Democratic presidential nominee Hillary Clinton's use of a private email server again became a topic of controversy Friday, as the Federal Bureau of Investigation told Congress that "new emails related to the Clinton case" had been incidentally uncovered during an unrelated investigation. According to the New York Times, these "new emails" were discovered when authorities seized devices belonging to top Clinton aide Huma Abedin and her husband, Anthony Weiner.


FBI director James Comedy said in a letter to Congress Friday that he wished to "supplement" his previous testimony regarding the Clinton case. "Although the FBI cannot yet assess whether or not this material may be significant, and I cannot predict how long it will take us to complete this additional work, I believe it is important to update your Committees about our efforts in light of my previous testimony," Comey said. The FBI was investigating "illicit" text messages exchanged between Weiner and a 15-year-old North Carolina girl when these allegedly "related" emails were found. 


"Director Comey's letter refers to emails that have come to light in an unrelated case, but we have no idea what those emails are and the director himself notes they may not even be significant," John Podesta, Clinton's campaign chair, said in a statement to the Times Friday. "It is extraordinary that we would see something like this just 11 days out from a presidential election."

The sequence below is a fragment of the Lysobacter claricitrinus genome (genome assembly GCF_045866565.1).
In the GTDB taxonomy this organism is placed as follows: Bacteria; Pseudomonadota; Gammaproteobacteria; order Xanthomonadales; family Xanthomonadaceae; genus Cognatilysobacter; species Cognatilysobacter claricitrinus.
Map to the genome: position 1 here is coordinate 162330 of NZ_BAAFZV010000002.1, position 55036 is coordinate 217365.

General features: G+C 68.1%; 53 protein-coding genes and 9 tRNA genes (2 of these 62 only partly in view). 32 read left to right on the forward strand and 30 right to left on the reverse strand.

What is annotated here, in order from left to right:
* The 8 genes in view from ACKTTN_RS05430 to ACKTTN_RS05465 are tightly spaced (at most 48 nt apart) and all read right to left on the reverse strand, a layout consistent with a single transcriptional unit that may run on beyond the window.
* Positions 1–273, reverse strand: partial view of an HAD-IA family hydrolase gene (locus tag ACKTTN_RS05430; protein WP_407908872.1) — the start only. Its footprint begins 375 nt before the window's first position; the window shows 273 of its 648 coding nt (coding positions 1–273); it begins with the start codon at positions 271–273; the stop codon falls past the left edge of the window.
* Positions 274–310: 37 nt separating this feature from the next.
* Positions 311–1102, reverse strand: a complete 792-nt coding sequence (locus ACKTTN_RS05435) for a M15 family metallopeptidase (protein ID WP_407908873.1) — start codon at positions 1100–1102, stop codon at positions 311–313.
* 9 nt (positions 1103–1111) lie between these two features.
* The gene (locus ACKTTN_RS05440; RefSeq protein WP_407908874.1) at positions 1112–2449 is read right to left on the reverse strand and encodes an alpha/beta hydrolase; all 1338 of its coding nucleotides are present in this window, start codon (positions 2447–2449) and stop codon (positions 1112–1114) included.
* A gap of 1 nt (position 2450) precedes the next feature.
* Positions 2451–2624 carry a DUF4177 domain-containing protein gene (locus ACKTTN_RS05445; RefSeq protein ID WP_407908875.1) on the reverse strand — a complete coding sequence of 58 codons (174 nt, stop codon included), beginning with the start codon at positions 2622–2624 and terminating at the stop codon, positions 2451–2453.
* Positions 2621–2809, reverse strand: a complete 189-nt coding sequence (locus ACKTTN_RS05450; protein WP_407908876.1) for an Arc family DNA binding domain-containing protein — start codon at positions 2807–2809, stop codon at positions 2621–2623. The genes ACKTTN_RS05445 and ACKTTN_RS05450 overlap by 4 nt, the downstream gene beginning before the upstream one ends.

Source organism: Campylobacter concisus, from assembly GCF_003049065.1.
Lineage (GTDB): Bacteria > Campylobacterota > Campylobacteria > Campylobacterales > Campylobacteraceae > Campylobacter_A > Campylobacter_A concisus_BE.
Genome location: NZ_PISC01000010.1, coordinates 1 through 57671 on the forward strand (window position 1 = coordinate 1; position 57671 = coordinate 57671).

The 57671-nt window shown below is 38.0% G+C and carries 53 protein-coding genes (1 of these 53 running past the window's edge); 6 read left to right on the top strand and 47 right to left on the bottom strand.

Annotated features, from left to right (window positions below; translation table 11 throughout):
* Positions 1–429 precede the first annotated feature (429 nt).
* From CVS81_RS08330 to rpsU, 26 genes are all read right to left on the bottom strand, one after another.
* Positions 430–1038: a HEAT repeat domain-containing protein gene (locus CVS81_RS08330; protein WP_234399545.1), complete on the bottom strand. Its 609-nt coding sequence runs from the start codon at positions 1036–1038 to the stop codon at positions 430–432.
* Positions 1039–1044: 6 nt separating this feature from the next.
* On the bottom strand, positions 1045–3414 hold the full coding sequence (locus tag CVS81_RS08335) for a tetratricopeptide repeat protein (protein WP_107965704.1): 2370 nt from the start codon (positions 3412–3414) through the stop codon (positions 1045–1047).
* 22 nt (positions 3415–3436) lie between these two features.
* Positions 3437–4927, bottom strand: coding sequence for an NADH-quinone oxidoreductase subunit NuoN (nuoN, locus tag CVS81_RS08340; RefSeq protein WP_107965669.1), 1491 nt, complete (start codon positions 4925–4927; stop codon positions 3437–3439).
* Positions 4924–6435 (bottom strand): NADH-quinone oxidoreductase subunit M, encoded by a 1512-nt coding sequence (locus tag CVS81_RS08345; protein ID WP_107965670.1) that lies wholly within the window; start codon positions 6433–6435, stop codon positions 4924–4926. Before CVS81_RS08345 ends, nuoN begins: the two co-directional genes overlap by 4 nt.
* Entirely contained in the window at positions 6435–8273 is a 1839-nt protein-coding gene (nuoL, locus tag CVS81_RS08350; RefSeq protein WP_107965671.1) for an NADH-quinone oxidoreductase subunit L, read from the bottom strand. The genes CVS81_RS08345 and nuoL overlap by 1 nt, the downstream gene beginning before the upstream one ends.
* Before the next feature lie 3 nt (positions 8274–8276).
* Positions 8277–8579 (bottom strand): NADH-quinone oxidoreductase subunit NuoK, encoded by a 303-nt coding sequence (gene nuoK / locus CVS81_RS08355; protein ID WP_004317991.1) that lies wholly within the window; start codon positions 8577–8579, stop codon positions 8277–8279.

Though Trump quickly pounced on the news during a rally in New Hampshire, the Clinton campaign is asking Comey and the FBI to come forward with additional information regarding the nature of the emails.

In a press conference Friday Clinton said she's heard the “rumors” and doesn’t know what to believe. “That’s why it is incumbent upon the FBI to tell us what they’re talking about...Because right now your guess is as good as mine and I don’t think that’s good enough. We’ve made it very clear that if they’re going to be sending this kind of letter that is only going originally to Republican members of the House that they need to share whatever facts they claim to have with the American people and that’s what I expect to happen.”  

The Washington Post reported Comey wrote a letter explaining to FBI employees why the bureau was investigating Clinton's emails again. The letter read:

"This morning I sent a letter to Congress in connection with the Secretary Clinton email investigation.  Yesterday, the investigative team briefed me on their recommendation with respect to seeking access to emails that have recently been found in an unrelated case.  Because those emails appear to be pertinent to our investigation, I agreed that we should take appropriate steps to obtain and review them.

"Of course, we don’t ordinarily tell Congress about ongoing investigations, but here I feel an obligation to do so given that I testified repeatedly in recent months that our investigation was completed. I also think it would be misleading to the American people were we not to supplement the record.  At the same time, however, given that we don’t know the significance of this newly discovered collection of emails, I don’t want to create a misleading impression.  In trying to strike that balance, in a brief letter and in the middle of an election season, there is significant risk of being misunderstood, but I wanted you to hear directly from me about it."

Comey previously concluded in July that the investigation into Clinton's use of a private email server should not result in criminal charges. "In looking back at our investigations into mishandling or removal of classified information, we cannot find a case that would support bringing criminal charges on these facts," Comey said at the time.